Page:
Darryl L. DePriest is the seventh presidentially appointed and Senate-confirmed Chief Counsel for the Office of Advocacy.
Prior to joining the Small Business Administration Office of...
October 4, 2012
The Hon. David Kappos
Undersecretary for Intellectual Property
U.S. Department of Commerce
U.S. Patent and Trademark Office
Via Electronic Mail
Dear Undersecretary Kappos,
The Office of Advocacy of the U.S. Small Business Administration respectfully requests that the U.S. Patent and Trademark Office (USPTO) extend the public comment period for its proposed rules and examination guidelines implementing the First-Inventor-to-File (FITF) provisions of the Leahy-Smith America Invents Act (AIA).
The Office of Advocacy
Congress established the Office of Advocacy under Pub. L. 94-305 to represent the views of small business before Federal agencies and Congress. Advocacy is an independent office within the Small Business Administration (SBA), and the views expressed by Advocacy come from do not necessarily reflect the views of the SBA or the Administration. Part of our role under the Regulatory Flexibility Act (RFA) is to assist agencies in understanding how regulations may impact small entities, including non-profit organizations, and to ensure that the voice of small entities is not lost within the regulatory process.2 Congress crafted the RFA to ensure that regulations do not unduly inhibit the ability of small entities to compete, innovate, or to comply with federal laws.3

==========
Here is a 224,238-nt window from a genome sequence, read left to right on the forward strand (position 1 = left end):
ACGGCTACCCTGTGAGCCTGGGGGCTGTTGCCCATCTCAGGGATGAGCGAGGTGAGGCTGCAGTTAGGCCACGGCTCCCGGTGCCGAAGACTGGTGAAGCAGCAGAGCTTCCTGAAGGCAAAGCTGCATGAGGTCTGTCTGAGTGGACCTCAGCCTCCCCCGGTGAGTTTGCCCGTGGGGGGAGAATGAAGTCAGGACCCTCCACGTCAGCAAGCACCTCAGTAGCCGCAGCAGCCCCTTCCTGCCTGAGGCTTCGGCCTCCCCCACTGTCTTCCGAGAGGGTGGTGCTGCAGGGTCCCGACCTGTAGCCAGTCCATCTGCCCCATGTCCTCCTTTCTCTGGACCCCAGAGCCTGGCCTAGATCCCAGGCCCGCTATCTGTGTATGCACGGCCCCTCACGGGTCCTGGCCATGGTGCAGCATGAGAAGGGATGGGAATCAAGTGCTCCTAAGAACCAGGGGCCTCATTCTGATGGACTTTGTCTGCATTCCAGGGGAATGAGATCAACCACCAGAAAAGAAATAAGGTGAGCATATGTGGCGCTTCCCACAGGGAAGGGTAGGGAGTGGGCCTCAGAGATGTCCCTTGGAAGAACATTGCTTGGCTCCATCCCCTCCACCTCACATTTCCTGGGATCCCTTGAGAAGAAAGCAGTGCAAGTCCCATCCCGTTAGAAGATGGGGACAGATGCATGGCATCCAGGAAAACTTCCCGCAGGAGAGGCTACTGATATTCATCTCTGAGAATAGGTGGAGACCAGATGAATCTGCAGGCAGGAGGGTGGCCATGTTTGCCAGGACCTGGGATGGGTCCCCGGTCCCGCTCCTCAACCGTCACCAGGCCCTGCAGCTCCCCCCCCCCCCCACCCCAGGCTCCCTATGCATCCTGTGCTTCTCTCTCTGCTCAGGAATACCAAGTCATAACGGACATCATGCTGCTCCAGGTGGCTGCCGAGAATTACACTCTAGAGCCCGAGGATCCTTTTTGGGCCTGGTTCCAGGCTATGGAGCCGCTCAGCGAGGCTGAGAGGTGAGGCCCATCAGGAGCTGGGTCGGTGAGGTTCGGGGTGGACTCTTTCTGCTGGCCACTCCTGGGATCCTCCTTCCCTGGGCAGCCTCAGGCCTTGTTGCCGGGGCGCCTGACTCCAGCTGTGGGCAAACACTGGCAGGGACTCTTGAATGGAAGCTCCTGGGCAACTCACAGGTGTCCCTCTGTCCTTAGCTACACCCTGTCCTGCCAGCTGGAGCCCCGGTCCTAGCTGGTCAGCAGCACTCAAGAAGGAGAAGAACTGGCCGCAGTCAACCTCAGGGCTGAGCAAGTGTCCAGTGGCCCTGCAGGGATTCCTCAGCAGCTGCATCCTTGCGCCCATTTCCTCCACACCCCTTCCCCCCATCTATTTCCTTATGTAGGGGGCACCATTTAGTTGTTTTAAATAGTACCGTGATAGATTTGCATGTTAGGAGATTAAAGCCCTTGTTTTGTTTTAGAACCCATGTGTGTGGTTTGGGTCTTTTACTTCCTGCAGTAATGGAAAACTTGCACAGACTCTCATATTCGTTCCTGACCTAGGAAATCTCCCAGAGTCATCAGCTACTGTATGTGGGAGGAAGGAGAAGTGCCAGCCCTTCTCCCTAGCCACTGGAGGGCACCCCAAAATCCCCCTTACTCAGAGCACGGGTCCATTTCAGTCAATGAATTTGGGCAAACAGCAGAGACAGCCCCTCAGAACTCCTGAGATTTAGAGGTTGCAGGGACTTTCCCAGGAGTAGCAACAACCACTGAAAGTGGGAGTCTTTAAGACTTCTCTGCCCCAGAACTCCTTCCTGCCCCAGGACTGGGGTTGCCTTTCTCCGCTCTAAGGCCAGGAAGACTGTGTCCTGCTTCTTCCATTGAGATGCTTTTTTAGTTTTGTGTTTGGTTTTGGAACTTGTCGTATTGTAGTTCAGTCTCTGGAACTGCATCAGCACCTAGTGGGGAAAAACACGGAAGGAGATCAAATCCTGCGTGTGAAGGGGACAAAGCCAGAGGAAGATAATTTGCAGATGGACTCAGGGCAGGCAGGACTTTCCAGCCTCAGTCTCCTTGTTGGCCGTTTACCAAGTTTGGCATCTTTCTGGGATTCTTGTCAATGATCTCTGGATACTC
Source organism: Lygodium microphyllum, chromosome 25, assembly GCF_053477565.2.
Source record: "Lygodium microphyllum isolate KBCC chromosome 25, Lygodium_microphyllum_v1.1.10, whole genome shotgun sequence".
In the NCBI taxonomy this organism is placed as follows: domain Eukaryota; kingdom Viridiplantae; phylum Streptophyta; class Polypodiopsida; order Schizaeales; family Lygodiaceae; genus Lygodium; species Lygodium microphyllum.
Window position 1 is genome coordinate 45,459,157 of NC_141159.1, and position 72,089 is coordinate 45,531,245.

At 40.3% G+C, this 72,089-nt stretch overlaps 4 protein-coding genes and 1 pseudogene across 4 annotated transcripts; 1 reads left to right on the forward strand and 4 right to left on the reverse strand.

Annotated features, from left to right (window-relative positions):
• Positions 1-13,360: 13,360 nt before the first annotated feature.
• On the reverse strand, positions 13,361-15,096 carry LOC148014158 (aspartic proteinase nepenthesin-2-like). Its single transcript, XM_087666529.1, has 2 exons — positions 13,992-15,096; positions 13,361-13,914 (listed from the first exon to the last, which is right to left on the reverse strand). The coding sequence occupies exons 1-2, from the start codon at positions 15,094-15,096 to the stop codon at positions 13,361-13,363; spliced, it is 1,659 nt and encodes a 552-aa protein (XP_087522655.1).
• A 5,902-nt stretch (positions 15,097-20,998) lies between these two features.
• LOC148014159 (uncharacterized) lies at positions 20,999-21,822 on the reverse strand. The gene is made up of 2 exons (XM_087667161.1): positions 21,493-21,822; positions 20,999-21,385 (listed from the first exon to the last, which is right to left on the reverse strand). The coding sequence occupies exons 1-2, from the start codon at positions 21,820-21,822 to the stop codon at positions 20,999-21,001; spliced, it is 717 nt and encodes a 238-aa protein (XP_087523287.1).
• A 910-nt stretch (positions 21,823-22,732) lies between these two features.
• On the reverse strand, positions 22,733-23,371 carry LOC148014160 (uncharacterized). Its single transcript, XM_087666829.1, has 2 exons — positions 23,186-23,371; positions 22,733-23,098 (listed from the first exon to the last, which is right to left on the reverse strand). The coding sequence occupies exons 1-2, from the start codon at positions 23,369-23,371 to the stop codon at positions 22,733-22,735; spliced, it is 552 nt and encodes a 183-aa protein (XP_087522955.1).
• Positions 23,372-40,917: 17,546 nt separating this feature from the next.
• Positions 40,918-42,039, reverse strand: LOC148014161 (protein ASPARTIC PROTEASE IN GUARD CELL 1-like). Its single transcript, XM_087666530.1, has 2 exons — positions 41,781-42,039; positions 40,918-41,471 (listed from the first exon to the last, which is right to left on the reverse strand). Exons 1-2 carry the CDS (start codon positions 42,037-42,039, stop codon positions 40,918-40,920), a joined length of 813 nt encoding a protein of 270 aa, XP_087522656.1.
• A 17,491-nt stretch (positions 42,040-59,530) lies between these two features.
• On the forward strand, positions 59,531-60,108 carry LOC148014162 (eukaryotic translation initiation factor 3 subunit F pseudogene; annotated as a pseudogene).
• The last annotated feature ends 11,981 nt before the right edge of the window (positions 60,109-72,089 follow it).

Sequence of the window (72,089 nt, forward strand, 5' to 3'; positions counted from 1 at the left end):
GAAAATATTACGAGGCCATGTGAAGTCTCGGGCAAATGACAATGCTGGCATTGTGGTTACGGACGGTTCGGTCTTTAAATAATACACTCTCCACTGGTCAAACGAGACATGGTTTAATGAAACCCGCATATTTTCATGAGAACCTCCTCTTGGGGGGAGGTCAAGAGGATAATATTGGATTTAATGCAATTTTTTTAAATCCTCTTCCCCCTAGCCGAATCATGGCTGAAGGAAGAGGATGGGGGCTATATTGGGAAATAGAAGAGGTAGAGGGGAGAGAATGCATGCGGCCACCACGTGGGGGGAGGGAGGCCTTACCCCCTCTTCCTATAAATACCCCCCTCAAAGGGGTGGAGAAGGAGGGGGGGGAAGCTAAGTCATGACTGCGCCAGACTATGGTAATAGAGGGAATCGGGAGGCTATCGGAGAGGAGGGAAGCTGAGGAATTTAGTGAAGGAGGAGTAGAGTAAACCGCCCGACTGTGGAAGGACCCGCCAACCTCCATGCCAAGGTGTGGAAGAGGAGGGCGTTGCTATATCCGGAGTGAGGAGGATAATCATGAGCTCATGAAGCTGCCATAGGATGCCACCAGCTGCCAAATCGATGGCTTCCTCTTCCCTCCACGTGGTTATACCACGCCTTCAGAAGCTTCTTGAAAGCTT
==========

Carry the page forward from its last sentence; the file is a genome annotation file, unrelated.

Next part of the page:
Request for an Extension of the Comment Period
Through its outreach and engagement with the patent community, Advocacy has learned that there is a great deal of interest in this proposed rule and its provisions. At a roundtable hosted by USPTO on September 6, 2012, participants expressed their concerns with the proposal and USPTO Director Kappos personally invited commenters to provide detailed alternatives to the current proposal. Advocacy has learned that small businesses have expressed the need for additional time to fully comment on the FITF provisions.
Given the significant public interest in the outcome of this proceeding, Advocacy respectfully requests that USPTO extend the public comment period for its proposed rules and examination guidelines implementing the FITF provisions of the AIA for an additional sixty days.
For additional information or assistance please contact me or Jamie Belcore Saloom at (202) 205-6890 or Jamie.Belcore@sba.gov.
Winslow L. Sargeant, Ph.D.
Chief Counsel for Advocacy
Cc: Boris Bershteyn, Acting Administrator, Office of Information and Regulatory Affairs